FaithWorld

Western aid groups deny religious agenda in Afghanistan

convertTwo Western aid organisations have denied allegations they were engaged in Christian proselytising in Afghanistan after the government suspended their activities following a television report.  Church World Service and Norwegian Church Aid said they had been operating in Afghanistan for decades and their work was entirely humanitarian.

“Norwegian Church Aid has no mandate to influence people’s religious beliefs in any part of the world — neither in Afghanistan,” the organisation said on its website.

“We have never and will never engage in any religious proselytism. Such activities are contrary to our mandate as a humanitarian organization, and we fully respect the religion of the communities we serve,” Maurice A. Bloem, Church World Service”s deputy director and head of programs, said in a statement.

A private Afghan television said the two groups were trying to convert Muslims, triggering a government investigation. Proselytising is an offence punishable by death in Afghanistan.  Answering a question at a news conference on Tuesday, Waheed Omer, spokesman for President Hamid Karzai, said the government was taking the matter very seriously.

Read the full story here. (Photo: Abdul Rahman, an Afghan convert to Christianity, holds a Bible at a Kabul court in this March 22, 2006 video frame grab. Rahman faced the death penalty for converting but Kabul relased him after an international outcry and he was allowed to emigrate to Italy. Rahman told a  judge he became a Christian while working for an aid group helping Afghan refugees in Pakistan/Reuters TV)

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Afghanistan to probe NGOs after “preaching” report

aid

Afghanistan has launched an investigation into the activities of hundreds of aid groups after a local media report accused a Norwegian organisation of preaching Christianity, a crime punishable by death.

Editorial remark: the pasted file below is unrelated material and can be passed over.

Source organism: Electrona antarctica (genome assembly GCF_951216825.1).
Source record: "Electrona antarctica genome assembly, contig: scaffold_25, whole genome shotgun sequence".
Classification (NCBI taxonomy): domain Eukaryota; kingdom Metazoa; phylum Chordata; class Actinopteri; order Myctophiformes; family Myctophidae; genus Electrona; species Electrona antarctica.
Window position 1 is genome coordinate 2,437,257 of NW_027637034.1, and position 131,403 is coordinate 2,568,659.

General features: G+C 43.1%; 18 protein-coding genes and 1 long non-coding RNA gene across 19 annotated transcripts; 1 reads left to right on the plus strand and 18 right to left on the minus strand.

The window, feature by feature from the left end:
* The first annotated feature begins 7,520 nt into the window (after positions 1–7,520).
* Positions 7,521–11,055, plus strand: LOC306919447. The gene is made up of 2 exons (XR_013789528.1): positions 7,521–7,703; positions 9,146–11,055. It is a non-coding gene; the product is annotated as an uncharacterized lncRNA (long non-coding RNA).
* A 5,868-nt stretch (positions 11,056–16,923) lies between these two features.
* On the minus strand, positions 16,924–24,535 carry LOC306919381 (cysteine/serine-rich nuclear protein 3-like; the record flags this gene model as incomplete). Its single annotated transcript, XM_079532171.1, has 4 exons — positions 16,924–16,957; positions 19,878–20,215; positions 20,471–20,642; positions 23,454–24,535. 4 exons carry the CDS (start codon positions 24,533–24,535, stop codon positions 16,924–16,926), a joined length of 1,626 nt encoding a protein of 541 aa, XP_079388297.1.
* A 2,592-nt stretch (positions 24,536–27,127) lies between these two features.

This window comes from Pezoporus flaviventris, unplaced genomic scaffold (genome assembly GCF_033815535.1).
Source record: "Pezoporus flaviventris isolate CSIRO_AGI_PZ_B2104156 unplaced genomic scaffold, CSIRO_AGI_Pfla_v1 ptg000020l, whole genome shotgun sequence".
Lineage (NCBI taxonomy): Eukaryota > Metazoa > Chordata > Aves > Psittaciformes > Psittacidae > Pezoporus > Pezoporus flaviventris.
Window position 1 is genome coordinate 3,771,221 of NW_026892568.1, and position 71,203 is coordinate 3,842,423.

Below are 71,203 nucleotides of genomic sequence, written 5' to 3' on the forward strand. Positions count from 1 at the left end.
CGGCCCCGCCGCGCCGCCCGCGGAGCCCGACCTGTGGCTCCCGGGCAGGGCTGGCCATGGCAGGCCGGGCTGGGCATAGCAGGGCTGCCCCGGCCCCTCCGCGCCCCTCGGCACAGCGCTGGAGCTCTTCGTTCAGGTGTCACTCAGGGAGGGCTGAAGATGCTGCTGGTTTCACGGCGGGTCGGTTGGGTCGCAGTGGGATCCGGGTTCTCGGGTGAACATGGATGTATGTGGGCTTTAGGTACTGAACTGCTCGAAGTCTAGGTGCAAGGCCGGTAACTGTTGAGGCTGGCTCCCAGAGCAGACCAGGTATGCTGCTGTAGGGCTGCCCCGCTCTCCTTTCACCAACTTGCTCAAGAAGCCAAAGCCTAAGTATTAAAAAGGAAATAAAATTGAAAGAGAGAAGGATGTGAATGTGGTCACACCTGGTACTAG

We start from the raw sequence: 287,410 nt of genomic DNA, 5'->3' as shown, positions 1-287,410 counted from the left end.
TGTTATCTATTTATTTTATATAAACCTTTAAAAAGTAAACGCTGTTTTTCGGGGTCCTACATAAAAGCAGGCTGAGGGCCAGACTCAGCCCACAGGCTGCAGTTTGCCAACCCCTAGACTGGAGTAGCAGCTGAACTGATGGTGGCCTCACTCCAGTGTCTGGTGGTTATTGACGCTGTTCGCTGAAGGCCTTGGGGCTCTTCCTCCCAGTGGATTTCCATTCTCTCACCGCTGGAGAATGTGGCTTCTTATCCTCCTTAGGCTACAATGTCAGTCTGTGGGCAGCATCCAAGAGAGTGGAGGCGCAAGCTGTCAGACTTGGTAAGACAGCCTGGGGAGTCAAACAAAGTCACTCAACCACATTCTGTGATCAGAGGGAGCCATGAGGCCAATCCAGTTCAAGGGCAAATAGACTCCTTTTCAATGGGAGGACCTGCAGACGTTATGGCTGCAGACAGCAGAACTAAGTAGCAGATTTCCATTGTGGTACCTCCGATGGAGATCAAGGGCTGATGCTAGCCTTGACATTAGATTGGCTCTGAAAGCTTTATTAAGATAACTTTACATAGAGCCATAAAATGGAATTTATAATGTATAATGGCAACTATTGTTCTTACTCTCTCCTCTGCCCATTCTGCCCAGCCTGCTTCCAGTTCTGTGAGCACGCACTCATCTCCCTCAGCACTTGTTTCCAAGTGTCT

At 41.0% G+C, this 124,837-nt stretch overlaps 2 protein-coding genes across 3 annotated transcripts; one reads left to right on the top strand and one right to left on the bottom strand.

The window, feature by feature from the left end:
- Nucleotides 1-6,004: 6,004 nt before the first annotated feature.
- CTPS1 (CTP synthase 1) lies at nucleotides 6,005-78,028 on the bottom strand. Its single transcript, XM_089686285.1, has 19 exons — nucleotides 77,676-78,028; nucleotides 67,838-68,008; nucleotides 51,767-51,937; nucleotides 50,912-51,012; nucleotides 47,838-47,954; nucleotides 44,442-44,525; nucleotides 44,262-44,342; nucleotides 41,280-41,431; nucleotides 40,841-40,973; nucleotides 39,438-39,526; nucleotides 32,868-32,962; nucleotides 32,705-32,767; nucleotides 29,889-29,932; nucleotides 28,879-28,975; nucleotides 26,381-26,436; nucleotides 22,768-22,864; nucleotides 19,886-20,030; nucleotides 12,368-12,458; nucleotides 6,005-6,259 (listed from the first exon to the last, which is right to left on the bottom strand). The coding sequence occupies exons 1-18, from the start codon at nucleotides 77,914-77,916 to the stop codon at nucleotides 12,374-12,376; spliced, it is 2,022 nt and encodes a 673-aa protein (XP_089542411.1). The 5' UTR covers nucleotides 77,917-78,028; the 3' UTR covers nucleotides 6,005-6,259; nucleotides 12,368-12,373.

Foreign and Afghan non-governmental organizations (NGOs) are involved in essential humanitarian projects across the country — helping out in areas ranging from health to education — but some Afghans remain skeptical of their motives and suspect they could be a front for proselytising. (Photo: An Afghan girl with refugee women waiting to receive free blankets distributed by a foreign charity in Kabul on December 2, 2002/Radu Sigheti)

Afghanistan’s economy ministry said on Sunday it had formed a commission to investigate all NGOs after a local TV report accusing Norwegian Church Aid (NCA) of promoting Christianity.

Morocco expels proselytising Christians ‘to prevent conflict’

rabat church

Saint Pierre Cathedral in Rabat, November 12, 2008/Rafael Marchante

Morocco has expelled foreign Christians who tried to convert Muslims because, as a moderate Islamic state, it wants to foster “order and calm” and avoid a clash between faiths, its Islamic affairs minister has  said.

The government has expelled around 100 foreign Christians since March, many of them aid workers, in what Western diplomats have called an unprecedented crackdown on undercover preaching.

“These incidents (expulsions) were prompted by the activism of some foreigners who undermined public order,” Religious Endowments and Islamic Affairs Minister Ahmed Toufiq told Reuters in an interview late on Thursday. “There are some who hide their proselytism and religious activism under the guise of other activities.”